Haven't we been been here before?
Jesus H Christ.
Thanks for scaring the living hell out of me, although I know that was not your intent, Michelangelo. The story you relate isn't just similar to those we read in the early HIV epidemic, but even more creepily, to those we read long before it was even called AIDS, but rather GRID, back before the virus itself had even been clearly identified.
And what makes this story particularly disturbing is this: Unlike during those very disturbing times, we know that this lethal pathogen is a virus, that there's a vaccine for it, and that there is a readily identifiable population that can be targeted for immediate suppression of this serious and now no longer "looming" public health crisis.
I write this not as a gay man, but rather as a hemophiliac; part of a group of people who were almost nearly wiped off the face of planet earth due to fecklessness and indifference by government and infighting by ostensibly responsible public health NGOs in the '80s.
"And The Band Played On." We will see the sequel unless:
People like you keep using your forum to write about this until the government and the media gets up off their dead asses and does something. Please keep on them all about this. Thank you.
A good, balanced take. I remember well the dark days of AIDS, when it didn't have a name. Though we are in a much better position now, it's hard to shake the thought that if it weren't perceived as a "gay disease," government action on monkey pox would be much more robust.
If you think Mr. Signorile's account is harrowing, hie thee over to Vice.com's site for a gay man's perspective on contracting and the subsequent quest for treatment for Monkeypox. I moved back to the bible belt in '90 to escape AIDS and funerals. This slow walking indifference to information sharing from the government is about par for course when they're crafting their messaging campaign...
Great article with much useful information. I just wish I had a subscription to the NYT so I could read the attached articles. Please keep us informed, Michaelangelo!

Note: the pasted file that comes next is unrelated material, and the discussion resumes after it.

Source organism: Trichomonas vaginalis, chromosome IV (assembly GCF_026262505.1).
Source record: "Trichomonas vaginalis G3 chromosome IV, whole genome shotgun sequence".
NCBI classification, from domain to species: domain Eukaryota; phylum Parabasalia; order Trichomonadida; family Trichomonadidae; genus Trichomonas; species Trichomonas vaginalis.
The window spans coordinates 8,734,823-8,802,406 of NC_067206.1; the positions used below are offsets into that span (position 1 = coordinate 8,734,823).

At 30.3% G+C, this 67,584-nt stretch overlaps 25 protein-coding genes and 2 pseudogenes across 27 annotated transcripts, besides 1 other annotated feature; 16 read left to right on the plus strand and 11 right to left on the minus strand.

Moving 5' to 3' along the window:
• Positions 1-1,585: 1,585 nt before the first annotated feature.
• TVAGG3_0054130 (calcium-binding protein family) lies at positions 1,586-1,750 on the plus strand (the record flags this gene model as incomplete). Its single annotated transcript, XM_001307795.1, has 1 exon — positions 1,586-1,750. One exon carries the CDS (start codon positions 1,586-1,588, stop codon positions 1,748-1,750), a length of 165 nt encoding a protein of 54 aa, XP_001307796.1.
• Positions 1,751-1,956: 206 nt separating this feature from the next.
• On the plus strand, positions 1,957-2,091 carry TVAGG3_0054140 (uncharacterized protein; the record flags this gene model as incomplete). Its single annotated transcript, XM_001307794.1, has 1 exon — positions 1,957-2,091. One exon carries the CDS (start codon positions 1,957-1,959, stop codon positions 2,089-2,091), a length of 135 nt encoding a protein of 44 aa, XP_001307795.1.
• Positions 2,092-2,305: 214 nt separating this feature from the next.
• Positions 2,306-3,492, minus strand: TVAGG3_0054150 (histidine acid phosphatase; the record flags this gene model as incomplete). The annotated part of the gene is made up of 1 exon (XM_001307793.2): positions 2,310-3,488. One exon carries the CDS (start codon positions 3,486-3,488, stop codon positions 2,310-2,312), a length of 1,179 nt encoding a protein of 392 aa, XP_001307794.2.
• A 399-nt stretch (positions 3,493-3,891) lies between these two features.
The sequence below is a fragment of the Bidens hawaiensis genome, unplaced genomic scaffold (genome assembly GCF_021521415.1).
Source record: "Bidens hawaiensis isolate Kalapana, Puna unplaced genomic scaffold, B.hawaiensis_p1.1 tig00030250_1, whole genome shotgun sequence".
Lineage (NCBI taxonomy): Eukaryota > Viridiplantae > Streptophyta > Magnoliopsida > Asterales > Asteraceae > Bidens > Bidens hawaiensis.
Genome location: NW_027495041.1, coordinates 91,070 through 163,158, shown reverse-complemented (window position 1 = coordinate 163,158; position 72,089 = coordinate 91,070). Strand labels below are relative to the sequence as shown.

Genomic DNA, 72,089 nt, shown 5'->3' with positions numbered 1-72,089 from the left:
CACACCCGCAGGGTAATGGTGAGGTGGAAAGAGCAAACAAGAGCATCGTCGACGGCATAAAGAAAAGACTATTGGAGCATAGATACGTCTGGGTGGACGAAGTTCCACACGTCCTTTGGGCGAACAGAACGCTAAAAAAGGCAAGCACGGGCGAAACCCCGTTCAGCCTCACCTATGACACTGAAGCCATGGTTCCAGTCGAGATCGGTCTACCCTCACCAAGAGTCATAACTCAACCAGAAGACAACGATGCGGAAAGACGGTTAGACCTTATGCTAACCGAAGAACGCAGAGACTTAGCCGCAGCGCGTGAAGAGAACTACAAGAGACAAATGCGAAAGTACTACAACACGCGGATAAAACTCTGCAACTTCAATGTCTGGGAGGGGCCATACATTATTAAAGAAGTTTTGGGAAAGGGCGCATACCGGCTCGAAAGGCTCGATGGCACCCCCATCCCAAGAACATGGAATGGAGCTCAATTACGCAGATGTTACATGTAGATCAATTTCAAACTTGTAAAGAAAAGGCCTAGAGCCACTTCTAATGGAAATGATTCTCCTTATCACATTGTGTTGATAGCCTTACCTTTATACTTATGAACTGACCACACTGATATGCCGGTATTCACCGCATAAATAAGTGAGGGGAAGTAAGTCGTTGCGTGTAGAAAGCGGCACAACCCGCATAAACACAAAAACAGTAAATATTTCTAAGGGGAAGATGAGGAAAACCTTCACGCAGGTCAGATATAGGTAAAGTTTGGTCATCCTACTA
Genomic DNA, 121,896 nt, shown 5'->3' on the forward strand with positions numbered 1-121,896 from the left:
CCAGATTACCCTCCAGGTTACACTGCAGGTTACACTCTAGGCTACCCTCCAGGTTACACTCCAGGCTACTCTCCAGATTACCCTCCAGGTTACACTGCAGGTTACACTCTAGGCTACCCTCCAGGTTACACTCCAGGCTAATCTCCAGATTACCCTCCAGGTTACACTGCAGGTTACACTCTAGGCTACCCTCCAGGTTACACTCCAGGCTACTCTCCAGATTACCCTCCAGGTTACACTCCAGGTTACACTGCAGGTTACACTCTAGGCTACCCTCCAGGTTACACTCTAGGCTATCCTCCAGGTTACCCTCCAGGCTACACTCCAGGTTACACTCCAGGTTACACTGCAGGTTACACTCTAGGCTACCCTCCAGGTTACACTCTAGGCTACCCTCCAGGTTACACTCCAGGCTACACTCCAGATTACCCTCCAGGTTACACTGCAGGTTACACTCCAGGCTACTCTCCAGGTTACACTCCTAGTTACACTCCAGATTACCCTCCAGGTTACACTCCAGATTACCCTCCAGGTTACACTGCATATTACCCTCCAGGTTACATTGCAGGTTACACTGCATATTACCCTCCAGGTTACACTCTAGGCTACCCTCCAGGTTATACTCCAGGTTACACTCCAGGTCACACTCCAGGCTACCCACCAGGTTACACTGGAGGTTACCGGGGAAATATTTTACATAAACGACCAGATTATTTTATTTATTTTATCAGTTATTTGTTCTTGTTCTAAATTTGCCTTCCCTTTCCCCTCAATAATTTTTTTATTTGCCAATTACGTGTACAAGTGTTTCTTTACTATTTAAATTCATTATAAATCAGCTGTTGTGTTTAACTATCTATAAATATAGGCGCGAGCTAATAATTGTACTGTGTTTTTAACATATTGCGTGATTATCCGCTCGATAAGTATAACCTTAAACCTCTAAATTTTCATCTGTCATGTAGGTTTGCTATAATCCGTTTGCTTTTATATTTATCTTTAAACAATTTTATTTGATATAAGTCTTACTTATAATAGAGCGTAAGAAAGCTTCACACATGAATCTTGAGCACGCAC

All really well said Michelangelo, as always. The government response has been way too slow clearly. Yes there is a medication, but it is an investigational new drug that requires huge amounts of paperwork that takes nearly 2 hours to complete. This is completely disrupting the care of all other patients in the LGBTQ+ clinics that have been in the forefront of responding to this. And clearly the public health response needs a big supercharge. I think, though, that we also need to acknowledge the failure in the gay male community to respond adequately. Yes, people are clamoring for vaccines. But vaccines are not effective until 2 weeks after the second dose given 1 month after the first. Stopping this virus is going to require massive behavior change on the part of gay men to prevent the skin-to skin contact that spreads monkeypox. When a colleague of mine suggested to one of his patients that he not do random hookups for a while until fully vaccinated the response was "I don't know if I can do that." I don't want to go all Larry Kramer and yell at people to stop having sex, but if gay men could just cool it for a couple of months, stay away from bathhouses and back rooms, keep the lights on and really look at their partners, maybe know something about the people they are having sex with, maybe we could end this. By the time we knew HIV was in the community and saw people with AIDS, it was too late. People with full-blown disease were only the tip of a huge iceberg. Thousands and thousands of people were infected already. That's not the case with monkeypox. Anyone who's lived through HIV and Covid could see that when the first cases popped up in Europe it was going to spread to here. Did that stop people from going to events like IML, from having sex parties or doing anything to change their behavior? Isn't it time we learned that some behavior modification can do amazing things to stop an epidemic from getting worse? So while I demand that our government do more and get its act together to make vaccination and treatment more available I also demand that our community do more to protect itself and take the easy steps to avoid spreading this virus to one another.
I worry that the 2020s will be known as the Viral Decade--not for YouTube videos, or TokTik sensations, or Instagram stars. No, for actual viruses. We're only two-and-a-half years into the decade, and look at us: willfully denying the continued ravages of one virus (COVID-19) and completely unable to get help to those who need it for another (Monkeypox).
Lord only knows what years three through ten have in store.